• Automate your donor outreach. Use a marketing solution to automate some of your donor outreach. This, together with your CRM, will ensure you make the most of your donor communications.

With the right data, you should have an at-a-glance view of an individual constituent’s engagement level (these levels could be, for example, measured in “cold,” “warm,” “hot,” and “on fire”).

If you are having issues with data, you might want to take a step back and take a breather. Look at your current data strategy. Is information difficult to find? Are you missing some information? Is there a system in place to easily collect and organize information? Are you personalizing your communications with your donors? How much time do you spend collecting and analyzing data? Do you think it works?

9. Don’t forget about the email

Engaging donors on social media is important, but email still reigns when it comes to donor engagement.

On social media, anyone can follow you -- even if they don’t know much about your work and aren’t very passionate about your cause. With email, however, someone’s actively made a choice to receive your content. This usually means they’re more interested in the work that you do, so they are also more likely to support it.

Sending an e-newsletter helps drive traffic to your website, brings in potential donors, keeps your supporters engaged with your mission, and also updates supporters on what’s happening with your organization.

However, move away from one-size-fits-all newsletters. Lose the generic, jargon-filled newsletter. Instead, focus on creating short, personalized, e-newsletters that add value, center on the donor, and highlight stories of impact.

Pro tip: Always offer options to change preferences or unsubscribe.

According to Donor Loyalty Study | A Deep Dive into Donor Behaviors and Attitudes by Abila, here’s the type of content donors like seeing:

Source: Abila Donor Engagement Study

10. Create a branded donor program

Every organization has its loyal donors, its champions. These donors are usually long-standing, keen supporters of your cause that have cared for you through annual and planned gifts, major gifts, have raised funds on your behalf, and more.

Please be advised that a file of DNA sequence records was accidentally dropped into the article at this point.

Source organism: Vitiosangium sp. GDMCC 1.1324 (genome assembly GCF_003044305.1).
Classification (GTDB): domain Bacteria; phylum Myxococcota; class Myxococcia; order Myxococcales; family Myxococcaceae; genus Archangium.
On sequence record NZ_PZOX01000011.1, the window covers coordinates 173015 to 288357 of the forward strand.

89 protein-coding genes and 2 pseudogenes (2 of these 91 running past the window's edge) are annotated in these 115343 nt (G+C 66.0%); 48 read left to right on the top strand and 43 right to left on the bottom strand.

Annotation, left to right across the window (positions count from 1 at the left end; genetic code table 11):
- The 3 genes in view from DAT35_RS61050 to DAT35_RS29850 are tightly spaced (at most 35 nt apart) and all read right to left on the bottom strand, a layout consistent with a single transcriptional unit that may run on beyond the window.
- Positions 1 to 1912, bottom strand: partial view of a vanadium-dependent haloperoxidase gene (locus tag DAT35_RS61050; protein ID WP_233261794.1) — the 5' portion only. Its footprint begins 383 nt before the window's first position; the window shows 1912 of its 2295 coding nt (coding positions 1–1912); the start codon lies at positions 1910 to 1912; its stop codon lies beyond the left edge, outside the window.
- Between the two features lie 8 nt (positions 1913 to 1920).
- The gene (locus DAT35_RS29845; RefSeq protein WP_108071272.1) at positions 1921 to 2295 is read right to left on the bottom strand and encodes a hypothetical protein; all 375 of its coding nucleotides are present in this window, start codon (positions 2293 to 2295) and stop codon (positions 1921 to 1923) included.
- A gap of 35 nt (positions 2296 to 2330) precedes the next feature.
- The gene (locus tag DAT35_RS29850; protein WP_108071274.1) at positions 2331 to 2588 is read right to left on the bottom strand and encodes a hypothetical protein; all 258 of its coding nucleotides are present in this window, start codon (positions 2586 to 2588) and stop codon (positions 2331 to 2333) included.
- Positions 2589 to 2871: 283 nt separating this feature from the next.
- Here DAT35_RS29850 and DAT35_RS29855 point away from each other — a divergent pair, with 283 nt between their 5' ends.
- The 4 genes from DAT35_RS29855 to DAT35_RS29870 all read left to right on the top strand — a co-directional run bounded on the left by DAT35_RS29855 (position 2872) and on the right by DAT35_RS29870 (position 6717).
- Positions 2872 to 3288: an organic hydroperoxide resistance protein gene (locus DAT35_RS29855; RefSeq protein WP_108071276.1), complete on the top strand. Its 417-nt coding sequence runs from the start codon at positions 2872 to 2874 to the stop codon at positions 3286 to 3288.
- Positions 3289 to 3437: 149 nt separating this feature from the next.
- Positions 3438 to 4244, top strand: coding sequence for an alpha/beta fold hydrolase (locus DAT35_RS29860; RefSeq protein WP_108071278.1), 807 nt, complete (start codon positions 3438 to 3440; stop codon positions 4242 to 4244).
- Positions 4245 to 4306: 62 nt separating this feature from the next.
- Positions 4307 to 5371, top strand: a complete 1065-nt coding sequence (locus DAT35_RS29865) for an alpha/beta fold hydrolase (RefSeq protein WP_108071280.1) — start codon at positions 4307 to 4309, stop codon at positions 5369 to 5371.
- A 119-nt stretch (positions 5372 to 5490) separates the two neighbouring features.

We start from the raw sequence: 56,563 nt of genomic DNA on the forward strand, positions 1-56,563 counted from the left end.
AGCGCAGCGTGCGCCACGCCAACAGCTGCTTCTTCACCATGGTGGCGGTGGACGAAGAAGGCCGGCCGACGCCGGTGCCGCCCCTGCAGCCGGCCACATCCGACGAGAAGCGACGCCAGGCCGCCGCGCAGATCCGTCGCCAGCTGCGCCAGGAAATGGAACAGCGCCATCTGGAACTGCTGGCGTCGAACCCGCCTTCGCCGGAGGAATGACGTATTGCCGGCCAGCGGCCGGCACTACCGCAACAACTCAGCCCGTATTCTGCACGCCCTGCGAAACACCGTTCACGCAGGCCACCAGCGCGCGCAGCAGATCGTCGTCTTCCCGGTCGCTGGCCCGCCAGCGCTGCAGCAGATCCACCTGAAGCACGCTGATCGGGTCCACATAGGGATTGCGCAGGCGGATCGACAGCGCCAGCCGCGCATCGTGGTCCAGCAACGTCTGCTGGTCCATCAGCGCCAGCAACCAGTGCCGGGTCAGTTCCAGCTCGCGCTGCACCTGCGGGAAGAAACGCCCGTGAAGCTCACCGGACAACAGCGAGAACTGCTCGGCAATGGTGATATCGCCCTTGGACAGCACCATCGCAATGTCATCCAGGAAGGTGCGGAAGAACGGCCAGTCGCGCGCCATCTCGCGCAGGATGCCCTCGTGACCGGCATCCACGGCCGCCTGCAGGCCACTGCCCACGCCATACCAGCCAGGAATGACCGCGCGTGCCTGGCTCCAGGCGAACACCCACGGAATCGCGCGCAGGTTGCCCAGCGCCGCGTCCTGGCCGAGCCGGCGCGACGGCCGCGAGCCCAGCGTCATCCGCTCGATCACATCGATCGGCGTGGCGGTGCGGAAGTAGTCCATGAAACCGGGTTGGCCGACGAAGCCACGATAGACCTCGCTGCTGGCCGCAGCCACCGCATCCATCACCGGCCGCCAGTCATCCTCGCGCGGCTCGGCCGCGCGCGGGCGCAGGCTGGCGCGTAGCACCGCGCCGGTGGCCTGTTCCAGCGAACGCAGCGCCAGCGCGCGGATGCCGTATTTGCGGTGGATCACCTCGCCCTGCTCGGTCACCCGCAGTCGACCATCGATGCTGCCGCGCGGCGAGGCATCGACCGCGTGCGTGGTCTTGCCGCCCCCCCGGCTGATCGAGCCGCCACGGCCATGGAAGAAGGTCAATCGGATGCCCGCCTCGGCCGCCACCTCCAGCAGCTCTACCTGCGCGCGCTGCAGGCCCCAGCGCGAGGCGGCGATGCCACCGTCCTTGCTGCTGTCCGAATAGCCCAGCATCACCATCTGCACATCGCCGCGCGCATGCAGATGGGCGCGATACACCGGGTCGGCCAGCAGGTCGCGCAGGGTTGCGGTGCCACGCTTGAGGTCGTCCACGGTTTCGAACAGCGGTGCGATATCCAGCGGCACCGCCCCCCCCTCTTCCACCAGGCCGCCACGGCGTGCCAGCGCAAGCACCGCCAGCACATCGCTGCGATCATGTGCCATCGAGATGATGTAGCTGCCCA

While it’s important to take care of all donors, regardless of the size or frequency of their gifts, your most loyal supporters deserve a bit of extra care.

Name and brand the membership program for your top supporters, and build in plenty of engagement opportunities.

For example:

  • Send a newsletter exclusive to your members
  • Host member-only events
  • Give special tickets to your events
  • Provide networking opportunities
  • Send branded gifts

11. Engage frequently

… but not too frequently!

Finding this balance between too much and too little communication with donors can be frustrating and difficult.

For example, for the most part, donors like communication from the organizations they support on a monthly or quarterly basis (52 percent), although Millennials are more comfortable with (and more accustomed to) more frequent communication.

Source: Abila Donor Engagement Study

Make your messaging human-centered

Compelling storytelling is key to getting new donors to engage with your work. Tell real stories of impact. Stories provide donors with a powerful emotional and social incentive to give.

Strike the right balance between emotions and facts

That is, make sure your donors are reminded of the human and the emotional but don't go overboard with emotion. In addition to that, provide context, data, and actionable information when possible.

Now What?

Leverage donor data and stay connected with your donors. Show gratitude, invite them to engage in other ways than donating, show them why they matter, and get to know them on a more personal level. 

Engage with your donors authentically and honestly. No random tote bags or fake fundraising deadlines. Take the time to deeply understand why the donor supports you and deliver on their expectations. Ask and listen to their feedback and input.

Start seeing a donation as a part of a relationship, not a one-off business transaction. This way you begin to deepen relationships with people that support what you do, rather than just treating them as nameless public or ‘donors’.

GiveForms lets you create a seamless donation experience for your donors, starting off this relationship on the right foot. Use GiveForms to embed a donation form on your website, allowing visitors to donate using a credit card, PayPal, Google Pay, or bank transfers. With a focus on intuitive, human-centered design, our goal is to help you increase your online donations. Create an account for free today!